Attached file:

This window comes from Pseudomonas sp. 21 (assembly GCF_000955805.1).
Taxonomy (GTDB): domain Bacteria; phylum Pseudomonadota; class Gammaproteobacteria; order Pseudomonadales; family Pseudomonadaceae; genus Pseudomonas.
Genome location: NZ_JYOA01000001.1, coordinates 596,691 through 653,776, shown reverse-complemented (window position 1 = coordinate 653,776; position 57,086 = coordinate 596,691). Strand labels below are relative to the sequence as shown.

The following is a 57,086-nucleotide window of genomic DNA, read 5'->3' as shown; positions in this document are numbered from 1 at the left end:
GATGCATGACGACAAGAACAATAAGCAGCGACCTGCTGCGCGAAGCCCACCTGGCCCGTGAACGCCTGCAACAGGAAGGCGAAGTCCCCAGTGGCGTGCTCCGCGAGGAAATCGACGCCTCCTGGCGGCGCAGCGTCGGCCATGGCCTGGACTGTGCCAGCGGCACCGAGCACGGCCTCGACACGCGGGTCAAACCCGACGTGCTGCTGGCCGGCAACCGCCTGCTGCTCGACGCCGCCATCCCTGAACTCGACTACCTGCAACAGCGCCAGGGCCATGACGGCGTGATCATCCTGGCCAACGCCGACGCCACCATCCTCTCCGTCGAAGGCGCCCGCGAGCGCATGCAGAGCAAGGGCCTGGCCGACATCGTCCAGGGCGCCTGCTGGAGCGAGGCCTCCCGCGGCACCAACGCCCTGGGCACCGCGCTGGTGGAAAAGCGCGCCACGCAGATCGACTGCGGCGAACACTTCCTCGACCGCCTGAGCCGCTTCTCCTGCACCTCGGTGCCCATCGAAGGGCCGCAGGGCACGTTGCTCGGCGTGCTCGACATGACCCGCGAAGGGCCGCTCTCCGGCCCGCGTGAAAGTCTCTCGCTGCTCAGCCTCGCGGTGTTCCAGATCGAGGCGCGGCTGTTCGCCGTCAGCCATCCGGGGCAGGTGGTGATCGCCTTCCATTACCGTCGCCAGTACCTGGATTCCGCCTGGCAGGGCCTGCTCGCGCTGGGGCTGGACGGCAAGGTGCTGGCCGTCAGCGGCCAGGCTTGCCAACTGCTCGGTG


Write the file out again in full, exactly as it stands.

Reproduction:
This window comes from Pseudomonas sp. 21 (assembly GCF_000955805.1).
Taxonomy (GTDB): domain Bacteria; phylum Pseudomonadota; class Gammaproteobacteria; order Pseudomonadales; family Pseudomonadaceae; genus Pseudomonas.
Genome location: NZ_JYOA01000001.1, coordinates 596,691 through 653,776, shown reverse-complemented (window position 1 = coordinate 653,776; position 57,086 = coordinate 596,691). Strand labels below are relative to the sequence as shown.

The following is a 57,086-nucleotide window of genomic DNA, read 5'->3' as shown; positions in this document are numbered from 1 at the left end:
GATGCATGACGACAAGAACAATAAGCAGCGACCTGCTGCGCGAAGCCCACCTGGCCCGTGAACGCCTGCAACAGGAAGGCGAAGTCCCCAGTGGCGTGCTCCGCGAGGAAATCGACGCCTCCTGGCGGCGCAGCGTCGGCCATGGCCTGGACTGTGCCAGCGGCACCGAGCACGGCCTCGACACGCGGGTCAAACCCGACGTGCTGCTGGCCGGCAACCGCCTGCTGCTCGACGCCGCCATCCCTGAACTCGACTACCTGCAACAGCGCCAGGGCCATGACGGCGTGATCATCCTGGCCAACGCCGACGCCACCATCCTCTCCGTCGAAGGCGCCCGCGAGCGCATGCAGAGCAAGGGCCTGGCCGACATCGTCCAGGGCGCCTGCTGGAGCGAGGCCTCCCGCGGCACCAACGCCCTGGGCACCGCGCTGGTGGAAAAGCGCGCCACGCAGATCGACTGCGGCGAACACTTCCTCGACCGCCTGAGCCGCTTCTCCTGCACCTCGGTGCCCATCGAAGGGCCGCAGGGCACGTTGCTCGGCGTGCTCGACATGACCCGCGAAGGGCCGCTCTCCGGCCCGCGTGAAAGTCTCTCGCTGCTCAGCCTCGCGGTGTTCCAGATCGAGGCGCGGCTGTTCGCCGTCAGCCATCCGGGGCAGGTGGTGATCGCCTTCCATTACCGTCGCCAGTACCTGGATTCCGCCTGGCAGGGCCTGCTCGCGCTGGGGCTGGACGGCAAGGTGCTGGCCGTCAGCGGCCAGGCTTGCCAACTGCTCGGTG